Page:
Commentary: Julia Morgan (1872-1957)

Julia Morgan on Balcony in Paris. (Photo courtesy of Morgan-Boutelle Collection, Special Collections and Archives, California Polytechnic State University)

Most of you know of Julia Morgan considering her impact on the design and construction of the Hearst Castle. Did you know, she was not even mentioned when the “Castle” first opened? Morgan was born on Jan. 20, 1872, in San Francisco, and died there in 1957. For those who do not know of her vast collection of work, things are about to change.

Recently, I sat down with Gordon Fuglie of Atascadero about a traveling exhibition of Julia Morgan’s work. Gordon’s curator experience includes working for the J. Paul Getty Museum, Malibu, Laband Art Gallery at Loyola Marymount University in Los Angeles, Mulvane Art Museum in Kansas and many independent curator endeavors.

Gordon will act as curator and choose from Morgan’s 9,000 architectural sketches housed at Hearst Castle, never been seen by the public. They are digitized for the traveling exhibit opening at the Crocker Museum in Sacramento 2020 and continuing to the Laguna Art Museum in the Laguna Beach Historical Society in SF and the Monterey Museum of Art — a collaboration among Cal Poly Library, Crocker Museum and Laguna Art Museum

When I lived in the Bay Area, I saw many of Morgan’s buildings having no idea these were just a few of 700 built projects during her career, averaging 15 per year between the time she opened her SF office in 1904 and closed in 1951, when she was 79. The scale of her projects is remarkable.

Bernard Maybeck, a famed architect in his own right, was her teacher and mentor encouraging Morgan to study, as he had, at the Ecole des Beaux-Arts in Paris, then the world’s most prestigious architecture school.

Having Maybeck and Phoebe Hearst (mother of William Hearst) as mentors and the support of an affluent family helped secure her goal as an architect. She sailed to Paris because the École had opened its entrance examinations to women. She learned French. The École’s exam was taxing — 90 percent of applicants failed. In 1898, on her third try, she succeeded with the 13th highest score. Subsequently, Morgan became the first female to earn a degree from the architecture division of the École des Beaux-Arts.

She spent her entire life in Oakland, Berkeley, and SF. Morgan was the first female architect to be licensed in California designing both institutional buildings and private homes in the Bay area preferring to use indigenous materials carefully designed for often topographically difficult sites. Morgan reveled in collaborating, exploring and listening to her clients. “She ran as efficient an office as I’ve ever been in,” one of her employees said.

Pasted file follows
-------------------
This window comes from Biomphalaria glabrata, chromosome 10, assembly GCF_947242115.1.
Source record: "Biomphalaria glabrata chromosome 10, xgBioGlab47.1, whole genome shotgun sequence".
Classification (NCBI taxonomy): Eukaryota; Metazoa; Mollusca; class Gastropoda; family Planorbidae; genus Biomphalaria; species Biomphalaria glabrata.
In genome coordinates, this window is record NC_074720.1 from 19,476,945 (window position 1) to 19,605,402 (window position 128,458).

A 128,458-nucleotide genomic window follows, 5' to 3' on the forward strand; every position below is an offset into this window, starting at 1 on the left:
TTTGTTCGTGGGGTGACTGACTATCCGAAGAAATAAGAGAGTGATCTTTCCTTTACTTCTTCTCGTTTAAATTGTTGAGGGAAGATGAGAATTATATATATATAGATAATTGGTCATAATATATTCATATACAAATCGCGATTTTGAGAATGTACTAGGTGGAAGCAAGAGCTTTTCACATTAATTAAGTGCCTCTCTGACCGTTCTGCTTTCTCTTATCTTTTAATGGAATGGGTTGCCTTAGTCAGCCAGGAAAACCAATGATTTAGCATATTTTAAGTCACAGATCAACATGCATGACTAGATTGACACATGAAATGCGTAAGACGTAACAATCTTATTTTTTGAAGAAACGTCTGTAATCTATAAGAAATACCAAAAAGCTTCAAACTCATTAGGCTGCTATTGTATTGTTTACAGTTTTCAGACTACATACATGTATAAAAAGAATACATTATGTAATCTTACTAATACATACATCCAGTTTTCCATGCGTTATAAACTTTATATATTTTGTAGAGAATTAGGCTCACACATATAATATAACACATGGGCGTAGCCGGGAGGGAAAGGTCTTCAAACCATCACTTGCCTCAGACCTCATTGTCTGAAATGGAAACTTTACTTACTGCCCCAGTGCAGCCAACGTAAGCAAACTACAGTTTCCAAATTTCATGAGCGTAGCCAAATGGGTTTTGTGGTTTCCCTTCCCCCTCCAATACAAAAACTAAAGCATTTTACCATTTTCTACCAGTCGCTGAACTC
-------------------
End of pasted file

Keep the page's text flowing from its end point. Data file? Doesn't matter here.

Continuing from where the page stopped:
Morgan understood the structure and the behavior of materials deeply enough to make her architecture a vehicle for experiments in engineering, especially in her early embrace of concrete.

Much of SF was destroyed by the 1906 earthquake, an event that precipitated a construction boom. She was chosen to rebuild the grand Fairmont Hotel as well as a large number of private homes in the Bay Area. 

Along with Maybeck and other contemporaries, Morgan followed the emphasis on symmetry and decorum of the classical European approach combined with the connection to region and landscape fundamental to the Bay Region architecture. Morgan’s secretary, Lillian Forney, said “Her houses were built from the inside out; she thought about how the people were to live. That was what was important to her.”

Architecture, construction and engineering were fields dominated by men, and yet “all the biases against her, she turned into assets,” said Julia Donoho, an architect and lawyer who successfully nominated Morgan for the 2014 American Institute of Architects (AIA) Gold Medal — the first time the organization gave its highest honor to a woman.

The Journal of (AIA) highlights Julia Morgan’s posthumous award — the 2014 AIA Gold Medal by the AIA conferred “by the national AIA Board of Directors recognizing her significant body of work of lasting influence.”

Many critics and architectural historians read her buildings against the backdrop of emerging Modernism and dismissed her architecture as fussy or eclectic, which for many were synonyms for undisciplined. This view lionized those architects who broke new formal ground or dramatically cut stylistic ties from their predecessors.

Phoebe A. Hearst and her son William R. Hearst were Morgan’s most consistent and supportive clients. Phoebe introduced Morgan to her son, the newspaper tycoon, for whom she designed the block long stucco Examiner Building in SF in 1915. Morgan then spent 25 years working with Hearst, spending a majority of her weekends at the “Castle.”

Morgan’s specialties included private houses as well as 25 YWCAs, such as the Chinese YWCA in SF (now the Chinese Historical Society), the Berkeley City Club and dozens of homes across California. Phoebe Hearst commissioned Morgan for Asilomar Conference Grounds, in Monterey. She designed 16 buildings for Asilomar between 1913 and 1929.

Her skills went out of style in the 1950s with more emphasis on the new and modern. Morgan was largely forgotten until the1988 biography, “Julia Morgan, Architect,” by the architectural historian Sara Boutelle.

Go to for the Julia Morgan on-line exhibition.


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